I was walking my dog in the park one beautiful fall morning when Train's song Drops of Jupiter came blaring into my earbuds; with it floods of memories from my six month long trip to Africa rushed into my mind; specifically a moment in Malawi sitting alone under a thatched roof umbrella . I remembered sitting there with tears flowing down my cheek realizing my return flight to the States was only a couple weeks away.
Drops of Jupiter was getting heavy play on the radio before I left for Africa in the fall of 2001. It was one of the few songs I knew the lyrics to. As I sat there on the shore of Lake Malawi two short haired big mixed breed dogs came wondering up wagging their tails in hopes of affection. I moved from the chair to the sandy floor; a dog on either side and I sang - badly may I add - Drops of Jupiter to them.
I was forty years old and going through a drastic mid-life crisis. Up until the point when I sold everything and moved to Africa - I said drastic - I was a workaholic, stuffy, determined and yeah, probably boring person. But for the months before that Malawi sunset I had found a me that had been deeply buried in Franklin Covery day planners and How to be Better at Business books. The newly discovered me was canoeing down the Zambezi with hippos; wild camping amongst lions and leopards; guarding my vehicle from thieving baboons at the border post into Zambia; flying in single engine planes over the Kalahari desert and singing to stray dogs on the shores of Lake Malawi.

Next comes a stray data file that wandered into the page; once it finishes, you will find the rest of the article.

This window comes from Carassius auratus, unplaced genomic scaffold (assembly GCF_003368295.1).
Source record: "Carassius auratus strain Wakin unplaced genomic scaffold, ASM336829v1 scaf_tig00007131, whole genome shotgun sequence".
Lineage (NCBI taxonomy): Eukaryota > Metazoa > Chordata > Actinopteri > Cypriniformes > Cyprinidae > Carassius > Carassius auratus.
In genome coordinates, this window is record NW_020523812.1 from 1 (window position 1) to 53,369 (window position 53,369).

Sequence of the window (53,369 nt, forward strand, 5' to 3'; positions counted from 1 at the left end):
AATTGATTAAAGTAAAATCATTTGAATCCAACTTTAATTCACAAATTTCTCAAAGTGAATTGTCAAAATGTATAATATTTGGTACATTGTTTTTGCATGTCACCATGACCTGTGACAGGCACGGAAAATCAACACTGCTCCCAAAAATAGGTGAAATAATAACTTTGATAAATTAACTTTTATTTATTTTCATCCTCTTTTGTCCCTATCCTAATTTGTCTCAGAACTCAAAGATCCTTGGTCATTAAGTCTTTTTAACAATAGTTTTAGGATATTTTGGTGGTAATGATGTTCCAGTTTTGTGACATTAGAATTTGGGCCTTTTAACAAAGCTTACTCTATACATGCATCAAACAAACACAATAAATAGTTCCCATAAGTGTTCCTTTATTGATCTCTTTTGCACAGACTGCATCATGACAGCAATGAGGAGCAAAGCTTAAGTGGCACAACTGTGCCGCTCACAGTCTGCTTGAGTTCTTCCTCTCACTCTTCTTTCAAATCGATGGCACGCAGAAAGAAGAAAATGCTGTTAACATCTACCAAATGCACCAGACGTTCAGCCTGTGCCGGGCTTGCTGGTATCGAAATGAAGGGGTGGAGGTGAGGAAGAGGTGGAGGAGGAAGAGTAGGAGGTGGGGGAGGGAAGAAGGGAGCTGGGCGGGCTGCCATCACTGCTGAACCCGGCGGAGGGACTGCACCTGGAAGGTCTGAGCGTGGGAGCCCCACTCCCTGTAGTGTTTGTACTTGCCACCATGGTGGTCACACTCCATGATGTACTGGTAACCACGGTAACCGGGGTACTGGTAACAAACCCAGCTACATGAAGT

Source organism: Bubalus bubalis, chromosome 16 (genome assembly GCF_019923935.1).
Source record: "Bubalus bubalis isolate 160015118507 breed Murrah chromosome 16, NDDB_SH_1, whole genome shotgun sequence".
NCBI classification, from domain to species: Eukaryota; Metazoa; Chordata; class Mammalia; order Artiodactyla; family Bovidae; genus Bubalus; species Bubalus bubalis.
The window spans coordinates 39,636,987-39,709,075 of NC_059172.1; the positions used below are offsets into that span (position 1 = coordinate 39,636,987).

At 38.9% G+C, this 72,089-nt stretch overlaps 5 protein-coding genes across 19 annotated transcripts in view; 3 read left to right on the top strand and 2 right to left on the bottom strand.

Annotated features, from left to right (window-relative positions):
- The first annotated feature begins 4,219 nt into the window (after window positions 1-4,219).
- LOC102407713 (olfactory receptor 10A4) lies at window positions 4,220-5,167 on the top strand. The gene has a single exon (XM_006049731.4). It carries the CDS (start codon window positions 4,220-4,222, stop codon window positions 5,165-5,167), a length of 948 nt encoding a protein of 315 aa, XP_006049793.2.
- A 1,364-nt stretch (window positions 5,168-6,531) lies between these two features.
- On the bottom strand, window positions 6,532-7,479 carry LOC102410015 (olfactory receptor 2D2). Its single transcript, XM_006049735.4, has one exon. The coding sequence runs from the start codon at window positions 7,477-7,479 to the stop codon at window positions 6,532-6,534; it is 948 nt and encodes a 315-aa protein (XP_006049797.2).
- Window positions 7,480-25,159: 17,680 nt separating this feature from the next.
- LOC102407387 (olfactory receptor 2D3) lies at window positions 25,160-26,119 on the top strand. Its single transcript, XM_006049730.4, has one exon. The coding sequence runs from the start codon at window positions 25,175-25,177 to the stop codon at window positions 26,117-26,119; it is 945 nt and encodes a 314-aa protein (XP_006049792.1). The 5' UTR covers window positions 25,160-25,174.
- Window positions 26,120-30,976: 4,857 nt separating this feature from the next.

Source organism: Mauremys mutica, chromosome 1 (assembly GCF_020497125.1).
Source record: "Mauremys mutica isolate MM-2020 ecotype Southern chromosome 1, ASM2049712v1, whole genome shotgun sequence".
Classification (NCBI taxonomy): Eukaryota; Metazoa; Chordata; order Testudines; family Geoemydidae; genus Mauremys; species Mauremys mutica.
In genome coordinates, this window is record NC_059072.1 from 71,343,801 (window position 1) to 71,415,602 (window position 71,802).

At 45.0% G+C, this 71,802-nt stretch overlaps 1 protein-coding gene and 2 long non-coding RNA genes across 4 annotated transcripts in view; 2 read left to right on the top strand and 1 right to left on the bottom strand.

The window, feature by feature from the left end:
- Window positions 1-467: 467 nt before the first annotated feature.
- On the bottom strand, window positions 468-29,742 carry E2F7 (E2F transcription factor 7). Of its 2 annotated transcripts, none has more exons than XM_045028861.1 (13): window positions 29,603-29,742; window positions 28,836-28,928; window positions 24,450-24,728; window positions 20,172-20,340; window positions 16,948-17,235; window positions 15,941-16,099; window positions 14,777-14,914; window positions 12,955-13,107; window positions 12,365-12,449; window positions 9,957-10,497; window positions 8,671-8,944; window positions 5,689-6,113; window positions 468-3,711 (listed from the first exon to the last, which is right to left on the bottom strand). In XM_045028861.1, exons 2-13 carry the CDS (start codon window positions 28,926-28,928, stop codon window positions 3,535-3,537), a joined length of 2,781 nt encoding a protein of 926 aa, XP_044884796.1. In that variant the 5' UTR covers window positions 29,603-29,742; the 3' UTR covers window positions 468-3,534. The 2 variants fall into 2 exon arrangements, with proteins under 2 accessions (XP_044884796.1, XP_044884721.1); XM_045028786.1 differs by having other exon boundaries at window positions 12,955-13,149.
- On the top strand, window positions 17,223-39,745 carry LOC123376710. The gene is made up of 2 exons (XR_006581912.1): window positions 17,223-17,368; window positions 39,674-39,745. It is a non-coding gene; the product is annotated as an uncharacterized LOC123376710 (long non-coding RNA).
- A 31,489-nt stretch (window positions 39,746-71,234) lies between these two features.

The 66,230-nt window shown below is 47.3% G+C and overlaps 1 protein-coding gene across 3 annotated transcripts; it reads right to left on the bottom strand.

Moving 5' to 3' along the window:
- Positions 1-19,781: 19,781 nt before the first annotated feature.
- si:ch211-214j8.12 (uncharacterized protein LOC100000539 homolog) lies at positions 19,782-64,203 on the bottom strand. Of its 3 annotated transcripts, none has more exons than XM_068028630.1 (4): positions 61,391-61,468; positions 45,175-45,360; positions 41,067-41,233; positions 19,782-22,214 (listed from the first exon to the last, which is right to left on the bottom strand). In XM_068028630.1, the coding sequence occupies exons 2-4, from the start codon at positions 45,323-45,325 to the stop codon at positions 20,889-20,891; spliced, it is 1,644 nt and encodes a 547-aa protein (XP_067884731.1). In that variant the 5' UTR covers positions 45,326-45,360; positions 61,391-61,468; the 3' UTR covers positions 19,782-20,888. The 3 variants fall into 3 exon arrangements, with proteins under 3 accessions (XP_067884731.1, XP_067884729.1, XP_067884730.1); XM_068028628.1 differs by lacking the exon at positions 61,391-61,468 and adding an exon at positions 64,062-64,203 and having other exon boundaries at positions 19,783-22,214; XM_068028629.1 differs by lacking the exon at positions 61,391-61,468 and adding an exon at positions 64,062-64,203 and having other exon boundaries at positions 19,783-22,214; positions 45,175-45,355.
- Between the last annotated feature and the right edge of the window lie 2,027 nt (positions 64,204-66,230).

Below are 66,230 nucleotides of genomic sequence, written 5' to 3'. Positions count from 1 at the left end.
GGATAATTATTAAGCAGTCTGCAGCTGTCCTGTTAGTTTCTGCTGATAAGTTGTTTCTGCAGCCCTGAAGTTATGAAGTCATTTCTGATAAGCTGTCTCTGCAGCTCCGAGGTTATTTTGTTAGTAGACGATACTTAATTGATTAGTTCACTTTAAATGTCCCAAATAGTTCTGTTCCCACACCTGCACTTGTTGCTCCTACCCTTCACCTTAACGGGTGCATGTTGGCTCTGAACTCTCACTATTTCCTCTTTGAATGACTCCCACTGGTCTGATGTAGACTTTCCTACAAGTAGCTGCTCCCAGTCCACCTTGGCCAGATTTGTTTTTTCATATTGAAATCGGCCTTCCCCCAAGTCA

The same angels who sat on my shoulder giving me the strength and courage to follow my dream to head to Africa in the first place were the very angels feeding me the lyrics to Drops of Jupiter at the end of my journey. "But tell me, did the wind sweep you off your feet? Did you finally get the chance to dance along the light of day and head back to the Milky Way? And tell me, did you fall for a shooting star? One without a permanent scar and then you missed me while you were looking for yourself out there?"
The beach of Lake Malawi was the perfect beach. I was singing the perfect song with the perfect companions. In the time I was in Africa she gave me a great gift; a better version of me. I found me out there in the light of the African day as the winds of Lake Malawi swept me off my feet and I saw my first ever shooting star.
From now on I will dance along the light of every day.